Do you need to know how to stop a dog from chewing his bed? Various factors contribute to dogs chewing on objects: boredom, anxiety, teething, and curiosity are some of the most common.
If your dog is chewing his bed, you can do a few things to stop him. In this post, we’ll go through some suggestions that should help you put a stop to your dog’s bed chewing behavior!
Read our related article, How to Stop Dogs From Going Under Beds. Keep your dog safe by teaching it not to go under your bed!
In This Article:
- Why Does My Dog Tear up His Bed?
- What Are Some Reasons My Dog Chews His Bed?
- Is Your Dog Chewing from Curiosity or Teething?
- Is Your Dog Chewing from Boredom?
- Does Your Dog Suffer from Stress and Separation Anxiety?
- Does Your Dog Have an Underlying Health Issue?
- How to Stop Your Dog from Chewing His Bed: Tips and Tricks
- How Do I Choose a Dog Bed?
Why Does My Dog Tear up His Bed?
It is quite common for dogs to rip, chew and throw their covers. It can be due to anxiety, or playfulness, or they may want to make it more comfortable.
A little training will help curb this issue in most cases. If you notice your pup constantly getting into things they shouldn’t, it could be a sign of a larger issue.
Just like humans, dogs need comfortable beds to sleep in. The difference is that instead of spending 1/3 of their life on their mattress like we do, they will spend around 2-5% (or more) time snoozing.
This means that your dog is very focused on having a comfy bed to spend all those hours in.
If a dog doesn’t have comfortable furniture or flooring to sleep on while at home, then there’s no way he can rest comfortably when left alone during work hours, which may lead to chewing.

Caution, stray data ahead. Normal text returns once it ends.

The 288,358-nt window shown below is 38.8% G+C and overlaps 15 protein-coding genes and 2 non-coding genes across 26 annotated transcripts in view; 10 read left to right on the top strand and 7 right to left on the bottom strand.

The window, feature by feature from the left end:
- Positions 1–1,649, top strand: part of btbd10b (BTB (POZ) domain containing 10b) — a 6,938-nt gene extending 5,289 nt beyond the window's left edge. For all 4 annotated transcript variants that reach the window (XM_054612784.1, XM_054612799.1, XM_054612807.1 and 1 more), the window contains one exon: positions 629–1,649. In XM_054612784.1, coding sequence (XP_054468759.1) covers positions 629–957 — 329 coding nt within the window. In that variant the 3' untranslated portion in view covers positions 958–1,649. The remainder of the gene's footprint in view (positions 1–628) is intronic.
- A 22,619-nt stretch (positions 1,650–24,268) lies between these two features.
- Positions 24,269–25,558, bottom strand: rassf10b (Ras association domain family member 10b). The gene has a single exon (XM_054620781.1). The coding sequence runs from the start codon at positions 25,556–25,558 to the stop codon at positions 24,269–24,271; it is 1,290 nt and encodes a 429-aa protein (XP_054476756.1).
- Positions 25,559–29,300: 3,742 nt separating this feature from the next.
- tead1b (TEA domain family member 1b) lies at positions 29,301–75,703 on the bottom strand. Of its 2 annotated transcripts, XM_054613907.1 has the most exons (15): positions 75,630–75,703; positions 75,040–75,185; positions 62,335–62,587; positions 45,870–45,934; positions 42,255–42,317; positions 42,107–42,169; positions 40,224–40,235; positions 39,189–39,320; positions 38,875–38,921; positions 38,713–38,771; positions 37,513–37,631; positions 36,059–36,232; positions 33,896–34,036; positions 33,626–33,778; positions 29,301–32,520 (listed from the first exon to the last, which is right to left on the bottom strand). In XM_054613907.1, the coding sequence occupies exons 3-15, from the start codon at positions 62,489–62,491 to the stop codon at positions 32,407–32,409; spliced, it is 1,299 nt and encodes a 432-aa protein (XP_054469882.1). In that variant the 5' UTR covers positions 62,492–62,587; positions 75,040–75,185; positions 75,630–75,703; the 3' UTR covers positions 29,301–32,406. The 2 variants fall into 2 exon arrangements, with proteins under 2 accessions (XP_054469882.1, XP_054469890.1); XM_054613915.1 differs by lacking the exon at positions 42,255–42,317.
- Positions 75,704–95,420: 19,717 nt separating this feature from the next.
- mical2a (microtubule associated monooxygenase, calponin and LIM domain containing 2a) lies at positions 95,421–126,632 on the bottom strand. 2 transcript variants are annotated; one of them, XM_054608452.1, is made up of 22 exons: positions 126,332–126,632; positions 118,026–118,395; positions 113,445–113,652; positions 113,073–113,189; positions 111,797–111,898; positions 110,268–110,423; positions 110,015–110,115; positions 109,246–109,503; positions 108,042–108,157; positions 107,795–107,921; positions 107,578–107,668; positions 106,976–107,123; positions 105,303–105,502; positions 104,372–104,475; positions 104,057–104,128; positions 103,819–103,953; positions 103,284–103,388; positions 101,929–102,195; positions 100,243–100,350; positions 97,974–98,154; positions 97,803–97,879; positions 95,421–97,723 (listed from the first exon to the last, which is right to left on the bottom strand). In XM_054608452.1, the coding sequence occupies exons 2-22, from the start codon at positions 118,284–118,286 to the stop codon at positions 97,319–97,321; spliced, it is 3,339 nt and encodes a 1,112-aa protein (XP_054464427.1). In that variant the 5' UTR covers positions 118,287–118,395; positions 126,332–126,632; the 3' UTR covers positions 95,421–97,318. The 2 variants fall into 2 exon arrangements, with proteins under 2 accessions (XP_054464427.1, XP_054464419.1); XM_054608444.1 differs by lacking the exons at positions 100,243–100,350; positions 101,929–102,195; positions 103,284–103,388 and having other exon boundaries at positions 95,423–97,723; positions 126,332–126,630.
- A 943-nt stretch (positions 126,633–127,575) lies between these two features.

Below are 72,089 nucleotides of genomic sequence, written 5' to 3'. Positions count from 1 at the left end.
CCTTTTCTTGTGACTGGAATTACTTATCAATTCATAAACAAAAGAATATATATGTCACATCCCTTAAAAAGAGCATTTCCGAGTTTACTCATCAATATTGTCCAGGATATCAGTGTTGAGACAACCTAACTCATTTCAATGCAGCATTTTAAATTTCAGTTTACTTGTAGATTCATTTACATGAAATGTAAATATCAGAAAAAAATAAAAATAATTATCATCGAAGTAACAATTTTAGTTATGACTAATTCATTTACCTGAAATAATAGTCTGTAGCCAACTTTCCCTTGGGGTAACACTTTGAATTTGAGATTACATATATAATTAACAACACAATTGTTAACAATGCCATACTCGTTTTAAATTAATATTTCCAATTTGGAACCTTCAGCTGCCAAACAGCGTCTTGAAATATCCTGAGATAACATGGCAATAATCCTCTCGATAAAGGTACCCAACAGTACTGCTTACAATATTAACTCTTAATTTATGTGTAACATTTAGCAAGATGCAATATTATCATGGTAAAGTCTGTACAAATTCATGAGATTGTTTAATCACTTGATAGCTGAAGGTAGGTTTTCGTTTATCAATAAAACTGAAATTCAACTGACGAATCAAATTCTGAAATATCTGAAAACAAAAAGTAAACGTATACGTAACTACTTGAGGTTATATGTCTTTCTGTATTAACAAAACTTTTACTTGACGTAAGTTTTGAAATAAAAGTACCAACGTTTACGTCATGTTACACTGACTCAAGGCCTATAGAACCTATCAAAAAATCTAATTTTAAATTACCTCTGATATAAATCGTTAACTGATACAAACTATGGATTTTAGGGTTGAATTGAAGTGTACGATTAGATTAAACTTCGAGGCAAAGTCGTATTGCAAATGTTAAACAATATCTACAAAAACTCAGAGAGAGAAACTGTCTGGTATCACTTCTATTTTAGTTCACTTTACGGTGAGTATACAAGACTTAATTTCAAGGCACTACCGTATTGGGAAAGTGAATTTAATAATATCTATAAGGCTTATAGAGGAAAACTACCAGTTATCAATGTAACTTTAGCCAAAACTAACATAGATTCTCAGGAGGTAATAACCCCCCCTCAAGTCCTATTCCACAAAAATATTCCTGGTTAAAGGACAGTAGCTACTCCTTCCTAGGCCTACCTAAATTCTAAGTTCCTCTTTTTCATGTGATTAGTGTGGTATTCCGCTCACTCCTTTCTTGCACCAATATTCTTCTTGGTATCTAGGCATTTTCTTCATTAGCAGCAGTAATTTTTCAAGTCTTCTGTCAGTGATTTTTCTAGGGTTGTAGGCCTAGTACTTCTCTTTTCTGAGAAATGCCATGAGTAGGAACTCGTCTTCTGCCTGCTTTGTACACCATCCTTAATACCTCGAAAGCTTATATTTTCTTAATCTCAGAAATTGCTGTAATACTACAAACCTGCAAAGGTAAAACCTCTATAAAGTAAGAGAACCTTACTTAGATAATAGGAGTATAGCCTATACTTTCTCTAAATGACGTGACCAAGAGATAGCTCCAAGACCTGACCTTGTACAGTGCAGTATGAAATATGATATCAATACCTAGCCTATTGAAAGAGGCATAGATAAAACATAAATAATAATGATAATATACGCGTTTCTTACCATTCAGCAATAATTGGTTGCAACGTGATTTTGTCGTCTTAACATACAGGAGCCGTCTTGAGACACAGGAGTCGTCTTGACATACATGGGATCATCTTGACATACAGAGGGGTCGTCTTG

Combine a lack of comfort with boredom and separation anxiety, and it’s no wonder that the dog’s bed is in shreds after a few days home alone.
What Are Some Reasons My Dog Chews His Bed?
There are several reasons why your dog may chew his bed including curiosity and investigation, boredom, stress and anxiety, and underlying health issues.
Is Your Dog Chewing from Curiosity or Teething?
As with babies, your dog experiences much of the environment through their mouth by tasting and chewing.
Chewing, like clawing in cats, is an instinctive habit in dogs. Your curious dog may be chewing the bed to see what’s inside.
Dog owners must expect a substantial amount of chewing when the dog is losing teeth because they can’t help it.
If the bed is the most convenient thing to chew to relieve the discomfort, then they’ll chew it up.
Thus it’s critical to moderate your expectations around chewing activities in general. Rather than attempting to eliminate this activity, your best chance will be to give your dog plenty of toys and treats to chew instead.
Is Your Dog Chewing from Boredom?
Whether you’re on vacation or just too busy at home to spend time with your dog, it’s vital to remember that dogs need mental and physical exercise.
Routine walks, toys to engage with, and other entertainment activities are important for dogs’ mental and physical well-being.
Some dogs have very high mental stimulation needs which suffer when the dog is left home alone all day. They try to solve this need by investigating and chewing everything they can get to.